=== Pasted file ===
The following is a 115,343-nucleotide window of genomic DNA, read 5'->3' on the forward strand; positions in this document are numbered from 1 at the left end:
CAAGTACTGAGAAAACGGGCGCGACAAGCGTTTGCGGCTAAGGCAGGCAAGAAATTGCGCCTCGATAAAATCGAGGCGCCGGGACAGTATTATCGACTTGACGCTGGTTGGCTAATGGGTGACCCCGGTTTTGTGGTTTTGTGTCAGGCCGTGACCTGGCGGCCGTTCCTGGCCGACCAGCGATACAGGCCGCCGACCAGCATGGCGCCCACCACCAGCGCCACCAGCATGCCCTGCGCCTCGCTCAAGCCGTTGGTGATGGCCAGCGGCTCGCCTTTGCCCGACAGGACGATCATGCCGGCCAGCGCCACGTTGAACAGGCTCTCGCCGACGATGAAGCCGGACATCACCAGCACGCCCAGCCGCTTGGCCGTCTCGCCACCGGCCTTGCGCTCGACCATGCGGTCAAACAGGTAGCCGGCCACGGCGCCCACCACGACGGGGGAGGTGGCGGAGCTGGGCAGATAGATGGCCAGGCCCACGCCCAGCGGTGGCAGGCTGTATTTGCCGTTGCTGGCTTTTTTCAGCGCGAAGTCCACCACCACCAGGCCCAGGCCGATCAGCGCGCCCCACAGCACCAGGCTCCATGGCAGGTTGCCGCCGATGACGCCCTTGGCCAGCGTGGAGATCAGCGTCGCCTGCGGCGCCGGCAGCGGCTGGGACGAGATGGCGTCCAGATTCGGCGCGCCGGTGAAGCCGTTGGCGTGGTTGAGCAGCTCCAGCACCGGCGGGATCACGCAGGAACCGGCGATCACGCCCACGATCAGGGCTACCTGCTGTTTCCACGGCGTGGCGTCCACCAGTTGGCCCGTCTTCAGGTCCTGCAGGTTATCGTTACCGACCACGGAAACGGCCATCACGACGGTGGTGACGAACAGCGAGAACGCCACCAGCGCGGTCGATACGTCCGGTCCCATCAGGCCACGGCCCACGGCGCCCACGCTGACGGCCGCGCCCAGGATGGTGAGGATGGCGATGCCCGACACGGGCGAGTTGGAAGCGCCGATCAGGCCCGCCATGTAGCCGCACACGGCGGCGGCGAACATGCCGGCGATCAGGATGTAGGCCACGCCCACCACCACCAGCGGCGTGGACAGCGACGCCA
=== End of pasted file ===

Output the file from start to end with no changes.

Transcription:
The following is a 115,343-nucleotide window of genomic DNA, read 5'->3' on the forward strand; positions in this document are numbered from 1 at the left end:
CAAGTACTGAGAAAACGGGCGCGACAAGCGTTTGCGGCTAAGGCAGGCAAGAAATTGCGCCTCGATAAAATCGAGGCGCCGGGACAGTATTATCGACTTGACGCTGGTTGGCTAATGGGTGACCCCGGTTTTGTGGTTTTGTGTCAGGCCGTGACCTGGCGGCCGTTCCTGGCCGACCAGCGATACAGGCCGCCGACCAGCATGGCGCCCACCACCAGCGCCACCAGCATGCCCTGCGCCTCGCTCAAGCCGTTGGTGATGGCCAGCGGCTCGCCTTTGCCCGACAGGACGATCATGCCGGCCAGCGCCACGTTGAACAGGCTCTCGCCGACGATGAAGCCGGACATCACCAGCACGCCCAGCCGCTTGGCCGTCTCGCCACCGGCCTTGCGCTCGACCATGCGGTCAAACAGGTAGCCGGCCACGGCGCCCACCACGACGGGGGAGGTGGCGGAGCTGGGCAGATAGATGGCCAGGCCCACGCCCAGCGGTGGCAGGCTGTATTTGCCGTTGCTGGCTTTTTTCAGCGCGAAGTCCACCACCACCAGGCCCAGGCCGATCAGCGCGCCCCACAGCACCAGGCTCCATGGCAGGTTGCCGCCGATGACGCCCTTGGCCAGCGTGGAGATCAGCGTCGCCTGCGGCGCCGGCAGCGGCTGGGACGAGATGGCGTCCAGATTCGGCGCGCCGGTGAAGCCGTTGGCGTGGTTGAGCAGCTCCAGCACCGGCGGGATCACGCAGGAACCGGCGATCACGCCCACGATCAGGGCTACCTGCTGTTTCCACGGCGTGGCGTCCACCAGTTGGCCCGTCTTCAGGTCCTGCAGGTTATCGTTACCGACCACGGAAACGGCCATCACGACGGTGGTGACGAACAGCGAGAACGCCACCAGCGCGGTCGATACGTCCGGTCCCATCAGGCCACGGCCCACGGCGCCCACGCTGACGGCCGCGCCCAGGATGGTGAGGATGGCGATGCCCGACACGGGCGAGTTGGAAGCGCCGATCAGGCCCGCCATGTAGCCGCACACGGCGGCGGCGAACATGCCGGCGATCAGGATGTAGGCCACGCCCACCACCACCAGCGGCGTGGACAGCGACGCCA